GPA Must be This High to Play

Academic eligibility rules keep many kids from playing with their school sport’s team


Students’ poor grades can negatively impact both their and the team’s performance

Bekah Redinger, Staff Writer

The District 11 (D11) Athletic Handbook states that in order to be eligible to participate in athletics at any D11 high school, athletes must take a schedule of classes that amounts to five credits per semester, and that they can fail no more than one class per semester. Additionally, if a student wants to participate in a sporting event, they must attend a minimum of 50% of their classes on the day of the event. Individual schools are allowed to have higher standards for athletic eligibility, but no student is allowed to compete in interscholastic events until a signed permission form is on file with the district and the school, they pass and turn in a physical examination, and they have agreed to the rules and guidelines set by both the Colorado High School Activities Association (CHSAA) and D11.  Therefore, every student knows exactly what they are agreeing to when they decide to participate in a school sport. Still, some of Coronado’s sports teams have been negatively affected by the academic eligibility rules.

Academic eligibility affects many of our sports teams, possibly most so Coronado’s football team. Assistant Coach Mr. Muth says that during football season, there were “kids who have been ineligible every single week. Especially with football, and as many kids as we had.” If kids are unable to compete, it can hurt the whole team in disastrous ways. “Kids that are really necessary to the success of the program, if those kids aren’t playing, the rest of the team suffers,” said Mr. Muth, giving the example that “individual sports would be kinda difficult. If you’re on the tennis team and you’re the number one single and now you’re not playing, I think that’s probably a pretty big impact. But I guess I could equate that to if our quarterback went down. If a star player or a kid we really depend on went down, that affects the entire football team.” “And especially with us, because we have a really small team this year, that tends to make a really big impact if any one kid is missing. If you have a hundred kids, and you have one or two replacements for every one of them, it’s not as big a deal. But with such a small squad, it’s really a big deal to have every kid eligible on the team.”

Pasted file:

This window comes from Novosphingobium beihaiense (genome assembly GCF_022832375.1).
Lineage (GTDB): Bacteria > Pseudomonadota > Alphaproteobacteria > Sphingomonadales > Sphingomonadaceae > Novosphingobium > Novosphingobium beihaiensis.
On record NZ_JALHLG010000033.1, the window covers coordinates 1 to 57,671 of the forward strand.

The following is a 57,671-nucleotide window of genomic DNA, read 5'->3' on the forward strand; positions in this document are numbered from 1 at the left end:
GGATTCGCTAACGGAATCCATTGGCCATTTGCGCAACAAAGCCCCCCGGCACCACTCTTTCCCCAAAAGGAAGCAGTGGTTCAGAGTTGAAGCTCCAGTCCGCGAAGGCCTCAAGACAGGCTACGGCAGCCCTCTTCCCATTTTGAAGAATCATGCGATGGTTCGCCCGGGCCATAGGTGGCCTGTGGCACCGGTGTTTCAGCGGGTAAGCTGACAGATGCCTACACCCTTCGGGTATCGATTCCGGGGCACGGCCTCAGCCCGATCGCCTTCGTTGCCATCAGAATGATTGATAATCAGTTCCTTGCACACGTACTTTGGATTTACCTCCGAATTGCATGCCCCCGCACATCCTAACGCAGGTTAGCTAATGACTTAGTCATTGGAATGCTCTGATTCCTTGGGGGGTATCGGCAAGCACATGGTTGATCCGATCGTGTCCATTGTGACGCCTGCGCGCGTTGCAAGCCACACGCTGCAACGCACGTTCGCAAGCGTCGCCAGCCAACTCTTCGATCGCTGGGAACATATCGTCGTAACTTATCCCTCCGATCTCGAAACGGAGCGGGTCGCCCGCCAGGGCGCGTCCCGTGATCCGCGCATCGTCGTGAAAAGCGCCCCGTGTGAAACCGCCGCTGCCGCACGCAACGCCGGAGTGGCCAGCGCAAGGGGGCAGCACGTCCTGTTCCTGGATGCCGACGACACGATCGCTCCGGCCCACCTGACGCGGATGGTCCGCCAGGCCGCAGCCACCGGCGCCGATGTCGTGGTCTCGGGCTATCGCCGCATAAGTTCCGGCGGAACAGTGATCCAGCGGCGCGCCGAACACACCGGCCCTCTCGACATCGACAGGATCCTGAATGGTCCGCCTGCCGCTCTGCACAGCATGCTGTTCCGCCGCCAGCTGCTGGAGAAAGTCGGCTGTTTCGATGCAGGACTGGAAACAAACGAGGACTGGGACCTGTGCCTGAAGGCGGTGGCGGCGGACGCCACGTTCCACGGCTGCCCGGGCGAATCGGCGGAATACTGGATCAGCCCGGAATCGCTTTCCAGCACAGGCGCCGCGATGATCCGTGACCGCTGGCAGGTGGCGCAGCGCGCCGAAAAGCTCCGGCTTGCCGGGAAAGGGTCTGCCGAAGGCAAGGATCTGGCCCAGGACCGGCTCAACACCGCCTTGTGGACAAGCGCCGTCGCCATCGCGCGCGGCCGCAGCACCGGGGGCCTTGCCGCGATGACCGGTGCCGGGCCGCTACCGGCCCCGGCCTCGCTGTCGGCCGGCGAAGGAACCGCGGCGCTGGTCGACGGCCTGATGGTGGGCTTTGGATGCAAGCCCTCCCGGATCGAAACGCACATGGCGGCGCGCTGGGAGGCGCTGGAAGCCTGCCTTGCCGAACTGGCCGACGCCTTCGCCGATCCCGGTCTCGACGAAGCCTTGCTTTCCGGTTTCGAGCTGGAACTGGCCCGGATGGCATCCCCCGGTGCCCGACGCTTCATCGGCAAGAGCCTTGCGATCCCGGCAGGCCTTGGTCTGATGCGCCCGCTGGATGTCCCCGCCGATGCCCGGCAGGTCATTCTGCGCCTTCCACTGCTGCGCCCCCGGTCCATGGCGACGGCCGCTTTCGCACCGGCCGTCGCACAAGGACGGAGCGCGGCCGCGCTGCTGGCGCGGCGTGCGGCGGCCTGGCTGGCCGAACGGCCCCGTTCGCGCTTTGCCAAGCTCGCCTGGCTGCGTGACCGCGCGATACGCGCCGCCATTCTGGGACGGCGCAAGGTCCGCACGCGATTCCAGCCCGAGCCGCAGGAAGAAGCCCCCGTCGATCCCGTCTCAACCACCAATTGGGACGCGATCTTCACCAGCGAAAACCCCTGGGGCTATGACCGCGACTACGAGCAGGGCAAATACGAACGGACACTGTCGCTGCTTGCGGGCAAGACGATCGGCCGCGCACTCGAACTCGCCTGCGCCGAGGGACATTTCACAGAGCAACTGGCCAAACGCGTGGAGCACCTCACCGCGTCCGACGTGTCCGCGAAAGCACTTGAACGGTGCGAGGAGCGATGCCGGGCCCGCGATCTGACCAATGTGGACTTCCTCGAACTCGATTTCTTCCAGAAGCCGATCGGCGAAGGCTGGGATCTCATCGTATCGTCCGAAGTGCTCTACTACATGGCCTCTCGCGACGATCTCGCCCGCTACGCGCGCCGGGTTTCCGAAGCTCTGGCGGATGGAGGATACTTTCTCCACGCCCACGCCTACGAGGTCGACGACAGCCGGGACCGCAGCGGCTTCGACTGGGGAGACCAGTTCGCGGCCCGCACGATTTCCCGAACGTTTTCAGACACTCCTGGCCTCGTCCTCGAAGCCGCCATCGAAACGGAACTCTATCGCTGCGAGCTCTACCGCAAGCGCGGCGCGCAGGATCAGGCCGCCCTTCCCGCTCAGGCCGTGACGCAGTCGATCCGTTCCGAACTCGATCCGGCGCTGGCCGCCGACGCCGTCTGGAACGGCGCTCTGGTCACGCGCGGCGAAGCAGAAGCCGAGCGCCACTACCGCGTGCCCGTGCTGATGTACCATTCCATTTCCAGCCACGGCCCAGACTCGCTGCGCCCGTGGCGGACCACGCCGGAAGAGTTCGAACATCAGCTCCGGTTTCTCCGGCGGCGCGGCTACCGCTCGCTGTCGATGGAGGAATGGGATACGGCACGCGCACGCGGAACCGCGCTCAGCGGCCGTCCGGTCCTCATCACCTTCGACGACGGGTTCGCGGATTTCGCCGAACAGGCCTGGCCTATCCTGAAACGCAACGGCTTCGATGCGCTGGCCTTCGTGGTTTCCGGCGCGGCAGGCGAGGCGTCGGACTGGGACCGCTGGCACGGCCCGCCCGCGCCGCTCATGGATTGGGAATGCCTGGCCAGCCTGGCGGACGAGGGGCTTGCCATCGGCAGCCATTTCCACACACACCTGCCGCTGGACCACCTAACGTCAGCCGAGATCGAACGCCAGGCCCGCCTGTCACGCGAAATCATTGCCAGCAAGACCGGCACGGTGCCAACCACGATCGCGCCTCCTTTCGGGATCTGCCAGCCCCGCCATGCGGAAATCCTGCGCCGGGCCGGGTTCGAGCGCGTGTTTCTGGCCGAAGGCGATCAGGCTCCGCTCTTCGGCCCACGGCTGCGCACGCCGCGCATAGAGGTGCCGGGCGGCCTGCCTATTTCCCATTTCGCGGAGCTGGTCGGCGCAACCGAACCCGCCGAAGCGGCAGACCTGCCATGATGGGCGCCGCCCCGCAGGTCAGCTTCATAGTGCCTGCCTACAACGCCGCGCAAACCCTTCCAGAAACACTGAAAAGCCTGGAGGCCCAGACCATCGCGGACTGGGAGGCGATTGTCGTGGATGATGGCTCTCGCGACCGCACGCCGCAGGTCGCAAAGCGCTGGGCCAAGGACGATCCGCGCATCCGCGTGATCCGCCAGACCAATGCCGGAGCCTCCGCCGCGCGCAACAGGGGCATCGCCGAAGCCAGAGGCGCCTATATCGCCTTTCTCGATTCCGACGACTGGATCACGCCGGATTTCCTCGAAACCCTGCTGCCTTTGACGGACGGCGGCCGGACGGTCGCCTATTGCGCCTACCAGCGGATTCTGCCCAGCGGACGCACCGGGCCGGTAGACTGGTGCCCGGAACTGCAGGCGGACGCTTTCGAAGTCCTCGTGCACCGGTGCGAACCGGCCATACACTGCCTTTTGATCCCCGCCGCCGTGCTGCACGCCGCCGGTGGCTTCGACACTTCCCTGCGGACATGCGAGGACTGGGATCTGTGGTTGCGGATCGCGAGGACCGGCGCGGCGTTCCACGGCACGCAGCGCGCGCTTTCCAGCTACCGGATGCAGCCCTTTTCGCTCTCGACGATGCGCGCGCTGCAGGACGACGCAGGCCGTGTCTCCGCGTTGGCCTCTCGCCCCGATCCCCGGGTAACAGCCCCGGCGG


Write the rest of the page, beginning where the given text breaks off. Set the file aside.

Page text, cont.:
With the issue occurring so often, action is necessary to ensure that kids can play. Luckily for the football coaches, they found that “most of the time, the motivation of a kid not being able to play is enough [to encourage them to improve their grades].” When not being able to play did not adequately encourage athletes to improve their grades, the football team opted to have kids “run extra laps and do extra push-ups.” The biggest motivator to get grades back up, though, according to Muth, was “the fact that you don’t get to play with your teammates.”

Girls’ tennis is a sport with significantly fewer players and a reputation for being studious. Mr. Philipsen, the girls’ tennis coach this year, said that academic eligibility affects that team much less often. He said that in his three years of coaching Coronado tennis, he has never seen an issue arise with varsity tennis, but he has had some small issues with JV. Overall, however, “I’ve never had someone ineligible for a meet because of grades.” Mr. Philipsen takes a different approach to keeping kids motivated to stay on the team than Mr. Muth does. “As a teacher, I say that academics come first. In the past, when I’ve had those situations, girls and boys, whoever I’m coaching, tend to be on it. I will tell students ‘come to practice, and then you will sit there and do your homework during practice. And if you finish your homework, you can come join us for the practice,” he says about how he disciplines. Phillipsen’s logic is that “if you’re not eligible, you can’t play anyway, so why even practice until you get your grades up?” Both approaches work well and get student-athletes back to contributing to Coronado’s sports teams.

Mr. Muth summed up the difference between football and other sports well. In the end, it’s the same in every sport: if a “kid’s not eligible to play, it affects the entire program.”

Coronado sports and academics are two crucial parts of our school culture, and each impacts the other greatly. Whether you’re on a sports team or not, make sure your grades stay up and that you continue working hard!